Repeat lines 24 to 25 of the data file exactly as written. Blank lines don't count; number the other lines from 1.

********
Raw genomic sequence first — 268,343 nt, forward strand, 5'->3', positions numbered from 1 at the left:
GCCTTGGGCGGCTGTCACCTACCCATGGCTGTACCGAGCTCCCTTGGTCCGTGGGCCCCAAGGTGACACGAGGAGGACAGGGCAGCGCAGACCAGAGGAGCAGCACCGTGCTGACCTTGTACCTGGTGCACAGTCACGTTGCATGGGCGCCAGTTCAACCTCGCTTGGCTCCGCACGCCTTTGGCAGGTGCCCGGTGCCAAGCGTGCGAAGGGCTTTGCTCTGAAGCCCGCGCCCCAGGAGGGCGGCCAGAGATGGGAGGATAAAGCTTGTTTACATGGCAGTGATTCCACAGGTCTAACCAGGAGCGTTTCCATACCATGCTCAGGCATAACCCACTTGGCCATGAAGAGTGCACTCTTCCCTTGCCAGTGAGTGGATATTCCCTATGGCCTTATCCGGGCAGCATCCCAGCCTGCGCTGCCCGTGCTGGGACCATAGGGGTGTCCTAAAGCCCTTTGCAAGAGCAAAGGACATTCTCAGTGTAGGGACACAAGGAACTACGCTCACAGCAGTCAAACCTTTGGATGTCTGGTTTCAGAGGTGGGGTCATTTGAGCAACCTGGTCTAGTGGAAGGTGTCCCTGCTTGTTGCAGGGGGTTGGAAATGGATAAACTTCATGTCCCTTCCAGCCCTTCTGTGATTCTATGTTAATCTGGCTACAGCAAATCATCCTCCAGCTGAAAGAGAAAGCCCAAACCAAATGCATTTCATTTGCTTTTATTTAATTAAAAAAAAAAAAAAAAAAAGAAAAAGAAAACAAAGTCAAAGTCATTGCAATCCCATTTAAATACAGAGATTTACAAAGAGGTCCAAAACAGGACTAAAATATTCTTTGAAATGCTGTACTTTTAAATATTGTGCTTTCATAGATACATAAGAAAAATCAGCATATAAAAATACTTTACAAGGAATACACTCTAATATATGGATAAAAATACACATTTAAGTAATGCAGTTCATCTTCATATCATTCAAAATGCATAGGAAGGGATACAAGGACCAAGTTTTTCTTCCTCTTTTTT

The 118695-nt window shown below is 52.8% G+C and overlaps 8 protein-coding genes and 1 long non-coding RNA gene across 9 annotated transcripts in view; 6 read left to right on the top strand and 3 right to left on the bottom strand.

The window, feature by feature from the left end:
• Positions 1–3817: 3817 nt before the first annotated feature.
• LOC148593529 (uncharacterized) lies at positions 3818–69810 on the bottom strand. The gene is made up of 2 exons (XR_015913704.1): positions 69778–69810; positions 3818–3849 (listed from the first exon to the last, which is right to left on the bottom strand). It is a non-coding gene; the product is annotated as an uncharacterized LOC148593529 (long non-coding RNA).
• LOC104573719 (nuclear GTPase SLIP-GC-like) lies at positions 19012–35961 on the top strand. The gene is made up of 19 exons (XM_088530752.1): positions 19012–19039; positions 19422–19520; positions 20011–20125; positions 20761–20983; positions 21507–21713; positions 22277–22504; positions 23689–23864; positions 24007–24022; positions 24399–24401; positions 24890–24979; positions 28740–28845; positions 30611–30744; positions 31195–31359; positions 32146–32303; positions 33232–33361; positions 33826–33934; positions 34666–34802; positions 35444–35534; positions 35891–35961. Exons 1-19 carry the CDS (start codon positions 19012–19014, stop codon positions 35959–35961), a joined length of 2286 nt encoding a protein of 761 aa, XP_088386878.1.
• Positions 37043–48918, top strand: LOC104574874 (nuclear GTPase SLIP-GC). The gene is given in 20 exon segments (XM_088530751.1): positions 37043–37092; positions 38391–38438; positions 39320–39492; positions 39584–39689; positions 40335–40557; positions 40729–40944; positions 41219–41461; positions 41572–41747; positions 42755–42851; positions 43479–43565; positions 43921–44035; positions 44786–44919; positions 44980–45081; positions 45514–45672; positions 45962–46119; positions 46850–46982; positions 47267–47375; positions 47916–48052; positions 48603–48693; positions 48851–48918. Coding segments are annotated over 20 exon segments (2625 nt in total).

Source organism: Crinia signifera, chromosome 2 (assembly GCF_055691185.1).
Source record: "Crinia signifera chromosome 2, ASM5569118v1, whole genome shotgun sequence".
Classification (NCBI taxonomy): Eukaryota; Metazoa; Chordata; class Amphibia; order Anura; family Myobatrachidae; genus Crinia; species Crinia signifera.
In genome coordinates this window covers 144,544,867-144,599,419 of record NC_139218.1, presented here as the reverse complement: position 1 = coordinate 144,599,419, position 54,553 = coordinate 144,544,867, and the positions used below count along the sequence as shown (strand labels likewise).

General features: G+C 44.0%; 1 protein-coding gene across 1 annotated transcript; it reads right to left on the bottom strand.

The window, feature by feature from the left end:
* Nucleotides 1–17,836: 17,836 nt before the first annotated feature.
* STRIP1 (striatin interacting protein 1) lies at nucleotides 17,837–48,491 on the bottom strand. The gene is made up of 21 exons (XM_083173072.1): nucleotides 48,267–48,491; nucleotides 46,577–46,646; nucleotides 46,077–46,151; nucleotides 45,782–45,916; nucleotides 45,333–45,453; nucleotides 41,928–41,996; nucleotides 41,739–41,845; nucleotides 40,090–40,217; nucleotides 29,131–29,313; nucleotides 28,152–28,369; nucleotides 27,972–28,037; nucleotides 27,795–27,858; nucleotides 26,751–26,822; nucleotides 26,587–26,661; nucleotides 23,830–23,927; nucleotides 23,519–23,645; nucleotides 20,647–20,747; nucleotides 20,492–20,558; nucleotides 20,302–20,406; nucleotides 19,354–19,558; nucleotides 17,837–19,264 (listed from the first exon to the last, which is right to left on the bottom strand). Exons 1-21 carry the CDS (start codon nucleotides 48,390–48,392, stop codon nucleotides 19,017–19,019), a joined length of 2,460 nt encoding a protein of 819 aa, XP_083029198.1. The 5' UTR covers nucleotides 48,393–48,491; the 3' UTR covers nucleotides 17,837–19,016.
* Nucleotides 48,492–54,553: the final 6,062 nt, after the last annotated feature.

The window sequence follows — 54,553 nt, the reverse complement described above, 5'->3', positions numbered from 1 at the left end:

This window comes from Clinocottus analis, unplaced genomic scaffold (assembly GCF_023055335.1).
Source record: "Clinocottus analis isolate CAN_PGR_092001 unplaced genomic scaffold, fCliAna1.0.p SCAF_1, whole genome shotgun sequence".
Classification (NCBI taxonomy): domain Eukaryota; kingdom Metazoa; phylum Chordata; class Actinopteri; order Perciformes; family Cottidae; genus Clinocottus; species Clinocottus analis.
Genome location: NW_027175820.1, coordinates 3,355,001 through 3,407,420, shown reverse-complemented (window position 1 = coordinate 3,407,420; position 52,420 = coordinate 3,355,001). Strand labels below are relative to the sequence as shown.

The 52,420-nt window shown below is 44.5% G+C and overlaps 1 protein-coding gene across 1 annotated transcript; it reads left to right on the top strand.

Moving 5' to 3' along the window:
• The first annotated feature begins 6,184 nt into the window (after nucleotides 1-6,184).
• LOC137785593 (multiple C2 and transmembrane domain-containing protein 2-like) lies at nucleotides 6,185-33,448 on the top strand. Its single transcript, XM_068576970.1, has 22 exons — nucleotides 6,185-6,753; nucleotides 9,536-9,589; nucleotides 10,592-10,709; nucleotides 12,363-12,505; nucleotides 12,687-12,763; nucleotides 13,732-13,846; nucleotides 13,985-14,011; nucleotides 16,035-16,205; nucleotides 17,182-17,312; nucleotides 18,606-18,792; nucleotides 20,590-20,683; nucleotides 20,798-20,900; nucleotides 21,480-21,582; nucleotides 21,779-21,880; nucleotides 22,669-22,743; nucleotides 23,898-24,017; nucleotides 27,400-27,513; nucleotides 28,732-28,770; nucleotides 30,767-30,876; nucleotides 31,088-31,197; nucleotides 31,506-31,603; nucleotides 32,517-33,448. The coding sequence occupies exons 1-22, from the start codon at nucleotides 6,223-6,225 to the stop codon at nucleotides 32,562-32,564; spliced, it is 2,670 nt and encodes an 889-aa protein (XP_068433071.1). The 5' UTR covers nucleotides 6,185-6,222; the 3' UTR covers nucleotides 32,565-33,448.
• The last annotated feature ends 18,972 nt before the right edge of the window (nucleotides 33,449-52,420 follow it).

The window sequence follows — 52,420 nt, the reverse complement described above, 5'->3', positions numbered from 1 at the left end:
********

Moving 5' to 3' along the window:
• The first annotated feature begins 6,184 nt into the window (after nucleotides 1-6,184).